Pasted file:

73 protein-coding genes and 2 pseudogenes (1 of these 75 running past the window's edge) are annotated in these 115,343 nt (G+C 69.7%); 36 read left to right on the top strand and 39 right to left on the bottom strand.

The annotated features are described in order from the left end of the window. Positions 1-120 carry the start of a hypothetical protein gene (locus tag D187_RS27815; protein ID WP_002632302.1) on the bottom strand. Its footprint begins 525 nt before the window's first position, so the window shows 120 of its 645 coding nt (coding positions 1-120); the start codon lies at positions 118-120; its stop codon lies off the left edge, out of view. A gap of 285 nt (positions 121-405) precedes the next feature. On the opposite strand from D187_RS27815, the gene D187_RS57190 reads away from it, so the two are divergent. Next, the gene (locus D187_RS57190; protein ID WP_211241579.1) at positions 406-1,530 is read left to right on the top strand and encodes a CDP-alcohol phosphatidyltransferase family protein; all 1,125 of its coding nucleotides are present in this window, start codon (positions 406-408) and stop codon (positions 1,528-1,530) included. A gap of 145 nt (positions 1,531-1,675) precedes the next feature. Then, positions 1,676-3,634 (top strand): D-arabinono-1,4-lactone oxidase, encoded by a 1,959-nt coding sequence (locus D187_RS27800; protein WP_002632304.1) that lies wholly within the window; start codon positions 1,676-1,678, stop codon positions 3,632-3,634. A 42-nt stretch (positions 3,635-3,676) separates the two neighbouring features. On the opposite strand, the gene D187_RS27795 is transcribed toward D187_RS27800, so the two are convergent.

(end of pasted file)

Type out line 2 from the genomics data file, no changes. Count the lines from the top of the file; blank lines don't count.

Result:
The annotated features are described in order from the left end of the window. Positions 1-120 carry the start of a hypothetical protein gene (locus tag D187_RS27815; protein ID WP_002632302.1) on the bottom strand. Its footprint begins 525 nt before the window's first position, so the window shows 120 of its 645 coding nt (coding positions 1-120); the start codon lies at positions 118-120; its stop codon lies off the left edge, out of view. A gap of 285 nt (positions 121-405) precedes the next feature. On the opposite strand from D187_RS27815, the gene D187_RS57190 reads away from it, so the two are divergent. Next, the gene (locus D187_RS57190; protein ID WP_211241579.1) at positions 406-1,530 is read left to right on the top strand and encodes a CDP-alcohol phosphatidyltransferase family protein; all 1,125 of its coding nucleotides are present in this window, start codon (positions 406-408) and stop codon (positions 1,528-1,530) included. A gap of 145 nt (positions 1,531-1,675) precedes the next feature. Then, positions 1,676-3,634 (top strand): D-arabinono-1,4-lactone oxidase, encoded by a 1,959-nt coding sequence (locus D187_RS27800; protein WP_002632304.1) that lies wholly within the window; start codon positions 1,676-1,678, stop codon positions 3,632-3,634. A 42-nt stretch (positions 3,635-3,676) separates the two neighbouring features. On the opposite strand, the gene D187_RS27795 is transcribed toward D187_RS27800, so the two are convergent.